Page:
Your acting as the caregiver can present some enormous challenges, not the least of which is time. Being a caregiver means less time for your family and for yourself. If you work outside the home, you may have to arrange for time away from work — coming in late, leaving early for doctor’s appointments, etc.

You may also incur considerable out-of-pocket expenses for additional food, transportation, medications, insurance co-pays, possibly alterations to your home for safety and physical limitations and so forth. You and your family may experience physical and mental stresses, including feelings of frustration, exhaustion, resentment, anger and sadness.

Outsourced types of senior care, based upon the level of care required are as follows:

• Adult day care provides health care and social activities at a center for those who can’t be left at home alone.

• Telephone call assurance can be an automated call or a live representative who telephones seniors on a regularly scheduled basis to assure seniors are OK and have taken their medicines.

• Personal medical alarm is worn by the elder person to assure emergency medical response 24/7.

In-home therapy can be prescribed by a physician and is probably covered by the senior’s insurance or Medicare/Medicaid. These services include:

• Speech therapy for treatment of speech, language, swallowing or cognitive skills.

• Physical therapy for rehab and to help lessen disability, pain, overall function and quality of life.

• Occupational therapy to help patients improve their abilities in their daily living or working environments and to compensate for permanent loss of function.

Respiratory therapy to help treat patients with cardiopulmonary problems, using various forms of therapeutic medical equipment and exercises.

• Companions and caretakers will come to a senior’s home and assist with chores like driving, shopping and light housekeeping. They do not provide any medical care.

• Respite care providers are used for short-term or emergency care for seniors during the absence of the primary caregiver. They’ll come to the home to give the family caregiver a break for a few hours per day or for an extended period of time.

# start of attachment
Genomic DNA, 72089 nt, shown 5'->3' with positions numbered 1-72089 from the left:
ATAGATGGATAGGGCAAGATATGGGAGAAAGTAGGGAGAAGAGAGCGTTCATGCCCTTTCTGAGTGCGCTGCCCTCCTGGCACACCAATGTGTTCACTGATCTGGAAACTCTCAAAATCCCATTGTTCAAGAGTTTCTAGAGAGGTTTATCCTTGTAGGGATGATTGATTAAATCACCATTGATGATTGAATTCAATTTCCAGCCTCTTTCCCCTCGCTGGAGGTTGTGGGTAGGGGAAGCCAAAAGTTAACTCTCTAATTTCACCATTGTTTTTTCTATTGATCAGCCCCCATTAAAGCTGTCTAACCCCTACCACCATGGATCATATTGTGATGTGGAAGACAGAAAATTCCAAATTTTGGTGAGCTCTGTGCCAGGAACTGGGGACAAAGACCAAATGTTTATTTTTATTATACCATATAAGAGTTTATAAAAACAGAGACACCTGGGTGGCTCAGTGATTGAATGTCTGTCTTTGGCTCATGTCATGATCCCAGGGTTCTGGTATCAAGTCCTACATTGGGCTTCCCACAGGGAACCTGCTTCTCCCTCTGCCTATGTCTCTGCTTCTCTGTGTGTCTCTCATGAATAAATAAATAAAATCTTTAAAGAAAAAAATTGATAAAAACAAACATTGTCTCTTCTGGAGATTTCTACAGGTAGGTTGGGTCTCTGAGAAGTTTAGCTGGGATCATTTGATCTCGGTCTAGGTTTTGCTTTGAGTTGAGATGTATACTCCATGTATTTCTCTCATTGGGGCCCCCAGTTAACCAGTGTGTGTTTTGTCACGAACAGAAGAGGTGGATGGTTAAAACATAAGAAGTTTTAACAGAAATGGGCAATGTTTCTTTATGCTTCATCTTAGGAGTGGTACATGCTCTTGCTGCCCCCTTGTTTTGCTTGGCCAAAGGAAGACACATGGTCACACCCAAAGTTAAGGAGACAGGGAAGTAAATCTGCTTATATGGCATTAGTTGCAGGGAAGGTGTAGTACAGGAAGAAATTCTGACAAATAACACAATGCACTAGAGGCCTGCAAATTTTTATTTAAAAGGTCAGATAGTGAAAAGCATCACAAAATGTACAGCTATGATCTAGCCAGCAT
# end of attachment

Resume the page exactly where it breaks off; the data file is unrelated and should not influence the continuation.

• Visiting nurses are registered nurses (RNs) who perform medical care, rehabilitation and hospice care in a patient’s own home.

• Assisted living facilities allow for continued independence while also providing some necessary care for daily activities, social interaction and meals. Some facilities include morning beauty sessions for hair and makeup.

• Continuing care retirement communities provide housing options designed to meet the needs of residents as their needs change. These complexes include independent living apartments, assisted living apartments and nursing facilities. If more care is needed, high-quality, professional care is available for residents without their having to relocate. This type of facility is usually very expensive. By investigating the same type of facility in areas other than higher-priced neighborhoods, you might realize a savings for equally competent care, because high housing costs and taxes will usually drive up the costs of all facilities in the area.

• Nursing homes provide full-time medical care, meals, housekeeping, laundry and social activities for residents.

• Hospice care is specific care for terminally ill patients provided by specially trained nurses and other caregivers. The patient can decide whether to receive hospice care in his or her home, a hospital, a nursing home or a hospice facility. Hospice nurses can help the patient and family come to terms with impending death and make the most of their remaining days together.

To find answers to questions about the reputation of a facility, contact the state licensing agency and/or the local agency on aging and the Better Business Bureau.

The most consistent advice in all my research includes involving others — family, friends, physicians, caregiver support groups, clergy, social workers — any resource you can use to help. And to take care of yourself! Exercise, eat right, get your eight hours of sleep, ask for help to have a break, and take one day at a time.

Stay positive.